Power Up Your UseCases With States and Coroutines in Android

I’ve been working with clean architecture approach and using UseCases as interactors for a while now, but most of the time I end up calling corresponding data from required source in it, and return result. If you search and check examples, this is also the case you’ll see in general. Since I’m feeling they are not contributing to logic the way I wanted, I decided to make them more useful.

Let me introduce you what I need from my use case:

  • Load person from persistence first
  • Load person from network after persistence loading ends
  • Update persistence with latest person data
  • Load person’s “item” from persistence and network asynchronously
  • Cancel loading from persistence if loading from network completes first

So, from here, I can conclude:

  • I need cancelable asynchronous work
  • I need some sort of observable for emitting multiple entity types “Person”, “Item”

On top of these, I want to emit state ( Loading / Loaded, or any introduced state like LoadingFromPersistence etc. if needed ) from my UseCase too. So I need another observable ( or do I ? ) for emitting state of loading / progress.

Entities

As you notice ( or to get your attention, if you didn’t ) my entities are extended from an “Entity” class, which is an empty abstract class. Don’t hang on it too much for now, but keep it in mind. It’ll make sense when constructing use case.

Improving BaseUseCase

First of all, let’s encapsulate any result from network / persistence with a Result class:

Since I’ll use Result in my BaseUseCase to emit any results, I also added State as subclass ( like Redux actions ). This allows me to emit a Success, Failure or State seamlessly.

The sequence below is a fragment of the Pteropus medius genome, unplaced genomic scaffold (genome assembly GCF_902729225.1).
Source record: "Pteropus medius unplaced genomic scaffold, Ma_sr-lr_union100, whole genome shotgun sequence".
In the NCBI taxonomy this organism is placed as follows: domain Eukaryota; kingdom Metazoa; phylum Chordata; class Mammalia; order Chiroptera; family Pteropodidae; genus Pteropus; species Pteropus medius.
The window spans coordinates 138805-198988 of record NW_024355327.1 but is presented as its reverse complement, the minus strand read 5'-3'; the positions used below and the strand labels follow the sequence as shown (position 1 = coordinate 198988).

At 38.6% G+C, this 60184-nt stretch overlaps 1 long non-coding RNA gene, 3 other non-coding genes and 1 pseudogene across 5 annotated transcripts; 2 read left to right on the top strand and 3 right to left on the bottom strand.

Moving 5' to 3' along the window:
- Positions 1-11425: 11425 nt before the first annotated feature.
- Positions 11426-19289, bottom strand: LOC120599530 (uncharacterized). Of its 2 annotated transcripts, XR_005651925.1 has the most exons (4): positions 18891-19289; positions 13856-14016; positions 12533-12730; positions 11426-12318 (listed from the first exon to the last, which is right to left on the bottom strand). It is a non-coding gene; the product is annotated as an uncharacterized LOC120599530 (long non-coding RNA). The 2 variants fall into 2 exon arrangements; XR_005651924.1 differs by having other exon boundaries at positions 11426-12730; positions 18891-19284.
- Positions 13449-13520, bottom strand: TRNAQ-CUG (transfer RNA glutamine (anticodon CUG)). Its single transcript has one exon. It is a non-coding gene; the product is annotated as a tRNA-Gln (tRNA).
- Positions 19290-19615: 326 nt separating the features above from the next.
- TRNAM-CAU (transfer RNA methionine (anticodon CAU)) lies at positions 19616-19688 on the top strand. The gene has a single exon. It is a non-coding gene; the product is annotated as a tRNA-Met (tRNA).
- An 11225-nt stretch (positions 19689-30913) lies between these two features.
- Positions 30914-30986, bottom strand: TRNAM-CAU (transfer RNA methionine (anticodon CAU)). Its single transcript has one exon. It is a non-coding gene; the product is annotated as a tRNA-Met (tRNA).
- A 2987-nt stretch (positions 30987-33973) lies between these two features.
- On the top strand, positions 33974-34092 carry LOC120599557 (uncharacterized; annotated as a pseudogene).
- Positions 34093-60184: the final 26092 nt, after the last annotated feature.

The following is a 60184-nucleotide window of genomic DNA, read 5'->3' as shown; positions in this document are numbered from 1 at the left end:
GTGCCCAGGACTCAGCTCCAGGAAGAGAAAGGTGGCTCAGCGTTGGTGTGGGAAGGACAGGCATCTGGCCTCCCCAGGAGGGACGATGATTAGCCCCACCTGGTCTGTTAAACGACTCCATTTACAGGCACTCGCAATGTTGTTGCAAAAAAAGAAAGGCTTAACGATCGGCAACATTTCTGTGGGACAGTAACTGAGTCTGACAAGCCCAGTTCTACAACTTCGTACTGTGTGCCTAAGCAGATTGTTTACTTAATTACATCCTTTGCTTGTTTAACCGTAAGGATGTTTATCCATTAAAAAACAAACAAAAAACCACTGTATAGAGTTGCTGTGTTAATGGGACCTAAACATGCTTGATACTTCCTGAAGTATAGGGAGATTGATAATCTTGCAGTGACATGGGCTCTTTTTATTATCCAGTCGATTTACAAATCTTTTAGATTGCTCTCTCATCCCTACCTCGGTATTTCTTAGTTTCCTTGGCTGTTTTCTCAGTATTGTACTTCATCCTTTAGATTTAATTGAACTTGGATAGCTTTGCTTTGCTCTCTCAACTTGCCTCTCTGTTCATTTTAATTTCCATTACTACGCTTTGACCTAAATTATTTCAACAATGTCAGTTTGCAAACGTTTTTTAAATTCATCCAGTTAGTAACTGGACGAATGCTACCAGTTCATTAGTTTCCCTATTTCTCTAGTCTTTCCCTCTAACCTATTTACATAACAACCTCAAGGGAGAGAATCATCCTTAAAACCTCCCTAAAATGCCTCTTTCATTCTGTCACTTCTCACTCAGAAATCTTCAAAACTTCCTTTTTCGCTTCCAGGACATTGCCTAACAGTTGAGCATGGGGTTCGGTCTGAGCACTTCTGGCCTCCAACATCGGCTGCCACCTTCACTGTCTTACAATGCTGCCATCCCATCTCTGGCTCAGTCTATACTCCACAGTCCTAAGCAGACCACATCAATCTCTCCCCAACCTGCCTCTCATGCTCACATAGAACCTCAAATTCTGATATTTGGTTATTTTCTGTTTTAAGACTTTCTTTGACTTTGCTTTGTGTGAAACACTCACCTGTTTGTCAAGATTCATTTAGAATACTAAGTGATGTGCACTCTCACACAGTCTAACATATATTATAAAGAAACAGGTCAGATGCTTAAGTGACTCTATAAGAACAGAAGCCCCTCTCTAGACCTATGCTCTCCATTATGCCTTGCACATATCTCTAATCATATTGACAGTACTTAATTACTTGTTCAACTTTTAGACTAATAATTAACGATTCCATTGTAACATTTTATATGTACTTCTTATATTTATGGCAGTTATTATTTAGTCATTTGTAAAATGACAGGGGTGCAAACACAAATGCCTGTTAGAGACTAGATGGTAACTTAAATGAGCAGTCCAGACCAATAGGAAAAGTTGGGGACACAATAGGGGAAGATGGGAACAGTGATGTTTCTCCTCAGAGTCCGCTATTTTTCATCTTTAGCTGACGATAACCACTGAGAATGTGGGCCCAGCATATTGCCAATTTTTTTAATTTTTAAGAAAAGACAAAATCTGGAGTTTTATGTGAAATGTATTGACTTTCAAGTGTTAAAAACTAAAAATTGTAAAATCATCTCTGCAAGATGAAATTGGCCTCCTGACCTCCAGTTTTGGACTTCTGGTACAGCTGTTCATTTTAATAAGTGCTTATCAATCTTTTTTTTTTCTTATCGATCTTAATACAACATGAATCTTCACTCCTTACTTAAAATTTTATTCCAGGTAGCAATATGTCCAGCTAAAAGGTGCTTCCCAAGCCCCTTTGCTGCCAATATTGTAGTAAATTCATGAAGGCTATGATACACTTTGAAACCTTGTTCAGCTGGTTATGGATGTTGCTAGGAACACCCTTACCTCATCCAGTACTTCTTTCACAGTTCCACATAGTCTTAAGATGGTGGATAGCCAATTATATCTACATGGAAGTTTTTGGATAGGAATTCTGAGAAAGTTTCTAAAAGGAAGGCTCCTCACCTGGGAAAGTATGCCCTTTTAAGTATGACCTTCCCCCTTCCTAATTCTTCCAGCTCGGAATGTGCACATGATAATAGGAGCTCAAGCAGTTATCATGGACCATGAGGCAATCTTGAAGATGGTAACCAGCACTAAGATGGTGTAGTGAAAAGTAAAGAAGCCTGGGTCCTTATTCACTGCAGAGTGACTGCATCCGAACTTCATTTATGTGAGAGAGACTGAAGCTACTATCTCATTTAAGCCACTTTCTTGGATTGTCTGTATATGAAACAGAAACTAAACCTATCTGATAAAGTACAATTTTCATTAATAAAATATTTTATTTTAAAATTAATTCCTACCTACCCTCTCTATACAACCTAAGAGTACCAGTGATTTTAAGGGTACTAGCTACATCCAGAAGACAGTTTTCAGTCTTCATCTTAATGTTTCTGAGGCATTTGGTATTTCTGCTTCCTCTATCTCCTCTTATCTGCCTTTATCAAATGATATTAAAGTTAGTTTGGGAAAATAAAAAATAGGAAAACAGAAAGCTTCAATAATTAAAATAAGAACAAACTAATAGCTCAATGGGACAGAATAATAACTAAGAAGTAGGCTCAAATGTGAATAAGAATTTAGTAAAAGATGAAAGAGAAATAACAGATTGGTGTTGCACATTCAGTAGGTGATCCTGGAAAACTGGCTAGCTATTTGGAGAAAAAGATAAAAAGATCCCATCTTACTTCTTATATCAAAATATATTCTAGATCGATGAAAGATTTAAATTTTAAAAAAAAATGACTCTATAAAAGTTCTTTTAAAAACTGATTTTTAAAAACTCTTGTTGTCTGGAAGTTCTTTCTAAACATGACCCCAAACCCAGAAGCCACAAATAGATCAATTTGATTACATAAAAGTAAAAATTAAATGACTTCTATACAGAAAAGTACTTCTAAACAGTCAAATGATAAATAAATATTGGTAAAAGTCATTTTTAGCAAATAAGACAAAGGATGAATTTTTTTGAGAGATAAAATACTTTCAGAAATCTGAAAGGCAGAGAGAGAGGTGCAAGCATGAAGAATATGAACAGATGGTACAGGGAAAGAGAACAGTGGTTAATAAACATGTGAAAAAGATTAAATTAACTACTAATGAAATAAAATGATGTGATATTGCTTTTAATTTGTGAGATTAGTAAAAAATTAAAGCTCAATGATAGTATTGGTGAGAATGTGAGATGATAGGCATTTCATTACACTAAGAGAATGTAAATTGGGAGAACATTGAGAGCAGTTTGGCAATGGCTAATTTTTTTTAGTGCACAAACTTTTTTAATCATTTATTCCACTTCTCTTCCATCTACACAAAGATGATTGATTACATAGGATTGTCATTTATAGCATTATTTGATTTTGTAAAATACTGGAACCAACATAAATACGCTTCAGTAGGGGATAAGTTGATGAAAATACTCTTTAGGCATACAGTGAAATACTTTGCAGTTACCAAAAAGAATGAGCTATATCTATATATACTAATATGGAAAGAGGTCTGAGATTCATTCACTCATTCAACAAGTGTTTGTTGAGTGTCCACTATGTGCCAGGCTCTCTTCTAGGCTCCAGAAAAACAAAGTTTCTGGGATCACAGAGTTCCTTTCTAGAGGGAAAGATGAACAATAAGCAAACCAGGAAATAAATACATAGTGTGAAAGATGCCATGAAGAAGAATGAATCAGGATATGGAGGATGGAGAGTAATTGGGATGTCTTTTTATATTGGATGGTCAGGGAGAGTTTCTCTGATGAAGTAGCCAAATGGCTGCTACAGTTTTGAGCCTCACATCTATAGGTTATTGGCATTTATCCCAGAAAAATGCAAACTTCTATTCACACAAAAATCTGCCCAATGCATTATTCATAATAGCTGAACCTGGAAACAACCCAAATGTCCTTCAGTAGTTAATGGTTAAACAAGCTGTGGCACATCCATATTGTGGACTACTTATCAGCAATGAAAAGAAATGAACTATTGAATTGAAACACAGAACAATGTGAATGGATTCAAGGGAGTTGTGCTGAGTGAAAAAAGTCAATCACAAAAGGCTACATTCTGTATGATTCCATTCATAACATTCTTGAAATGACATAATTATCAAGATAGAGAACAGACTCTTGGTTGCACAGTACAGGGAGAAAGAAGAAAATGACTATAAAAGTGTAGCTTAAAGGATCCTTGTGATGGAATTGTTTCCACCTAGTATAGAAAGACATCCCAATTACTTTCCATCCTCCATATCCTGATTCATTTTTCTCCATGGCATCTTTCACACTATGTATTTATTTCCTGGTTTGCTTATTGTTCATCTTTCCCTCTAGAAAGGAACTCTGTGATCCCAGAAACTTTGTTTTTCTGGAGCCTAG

Now onto BaseUseCase:

Relationship between Result, BaseUseCase and Entity is pretty strict. My BaseUseCase is expecting parameters as a type, but not the type of result it’ll be processing.

Let’s go over what’s there and why it’s there:

  • It will not return the result, it’ll emit any result / state. This is why we have a Channel. Since this channel can be used as both sender and receiver, I encapsulated it for inherited usage only, exposing ReceiverChannel as a different variable.
  • It has its own CoroutineContext, Main dispatcher with a SupervisorJob. This will make sure any exception thrown by children will not cancel whole coroutine. To execute tasks in background, it switches to background context. You can read more about coroutine patterns & anti-patterns.
  • It has a method which starts an async and gives back its Deferred, through it I can cancel / await.

Before proceeding, let me explain why I didn’t use LiveData<T> and proceeded with channels. Since we’re on a different thread, we need to use livedata.postValue() to post our state, loaded data etc., but postData is not reliable. Why ? Take a look at it’s javadoc:

/**
* Posts a task to a main thread to set the given value. So if you have a following code executed in the main thread:
* liveData.postValue("a");
* liveData.setValue("b");
* The value "b" would be set at first and later the main thread would override it with the value "a".
* If you called this method multiple times before a main thread executed a posted task, only the last value would be dispatched.
*
* @param value The new value
*/

So you may encounter problems like data you sent is swallowed by new one before it’s processed. I’m currently trying to create a LiveData implementation that solves this issue.

Do you remember above rules ? Send state, load persistence, stop network etc. ? Let me introduce you how easy it becomes to apply above business rules in an inherited use case now:

Adding a BaseViewModel for UseCases

So how does view model for MainActivity looks like ? Take a look:

Conclusion

You can find example repo in Github.

Thanks for reading and please share your thoughts and ideas !

Android Engineer @IKEA

Get the Medium app

A button that says 'Download on the App Store', and if clicked it will lead you to the iOS App store
A button that says 'Get it on, Google Play', and if clicked it will lead you to the Google Play store